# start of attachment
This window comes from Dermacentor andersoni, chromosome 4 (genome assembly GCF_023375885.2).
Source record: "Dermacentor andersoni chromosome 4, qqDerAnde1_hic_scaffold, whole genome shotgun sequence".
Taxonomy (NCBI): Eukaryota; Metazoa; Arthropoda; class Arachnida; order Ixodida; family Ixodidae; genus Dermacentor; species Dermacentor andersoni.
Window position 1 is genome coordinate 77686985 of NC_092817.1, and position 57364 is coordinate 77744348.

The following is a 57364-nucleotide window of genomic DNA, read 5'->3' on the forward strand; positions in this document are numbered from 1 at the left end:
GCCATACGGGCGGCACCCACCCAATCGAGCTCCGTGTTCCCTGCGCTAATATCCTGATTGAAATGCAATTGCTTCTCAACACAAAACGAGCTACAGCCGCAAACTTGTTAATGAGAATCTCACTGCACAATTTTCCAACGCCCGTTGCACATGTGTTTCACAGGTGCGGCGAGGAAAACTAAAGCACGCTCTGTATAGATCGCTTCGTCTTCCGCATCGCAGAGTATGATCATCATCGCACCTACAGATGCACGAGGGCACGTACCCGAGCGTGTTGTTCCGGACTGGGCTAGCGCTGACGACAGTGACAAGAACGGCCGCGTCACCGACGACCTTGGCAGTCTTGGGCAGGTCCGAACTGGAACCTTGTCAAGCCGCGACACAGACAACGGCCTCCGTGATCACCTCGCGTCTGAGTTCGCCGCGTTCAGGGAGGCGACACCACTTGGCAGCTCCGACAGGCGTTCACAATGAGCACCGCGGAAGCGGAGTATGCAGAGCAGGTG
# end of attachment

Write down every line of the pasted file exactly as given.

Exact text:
This window comes from Dermacentor andersoni, chromosome 4 (genome assembly GCF_023375885.2).
Source record: "Dermacentor andersoni chromosome 4, qqDerAnde1_hic_scaffold, whole genome shotgun sequence".
Taxonomy (NCBI): Eukaryota; Metazoa; Arthropoda; class Arachnida; order Ixodida; family Ixodidae; genus Dermacentor; species Dermacentor andersoni.
Window position 1 is genome coordinate 77686985 of NC_092817.1, and position 57364 is coordinate 77744348.

The following is a 57364-nucleotide window of genomic DNA, read 5'->3' on the forward strand; positions in this document are numbered from 1 at the left end:
GCCATACGGGCGGCACCCACCCAATCGAGCTCCGTGTTCCCTGCGCTAATATCCTGATTGAAATGCAATTGCTTCTCAACACAAAACGAGCTACAGCCGCAAACTTGTTAATGAGAATCTCACTGCACAATTTTCCAACGCCCGTTGCACATGTGTTTCACAGGTGCGGCGAGGAAAACTAAAGCACGCTCTGTATAGATCGCTTCGTCTTCCGCATCGCAGAGTATGATCATCATCGCACCTACAGATGCACGAGGGCACGTACCCGAGCGTGTTGTTCCGGACTGGGCTAGCGCTGACGACAGTGACAAGAACGGCCGCGTCACCGACGACCTTGGCAGTCTTGGGCAGGTCCGAACTGGAACCTTGTCAAGCCGCGACACAGACAACGGCCTCCGTGATCACCTCGCGTCTGAGTTCGCCGCGTTCAGGGAGGCGACACCACTTGGCAGCTCCGACAGGCGTTCACAATGAGCACCGCGGAAGCGGAGTATGCAGAGCAGGTG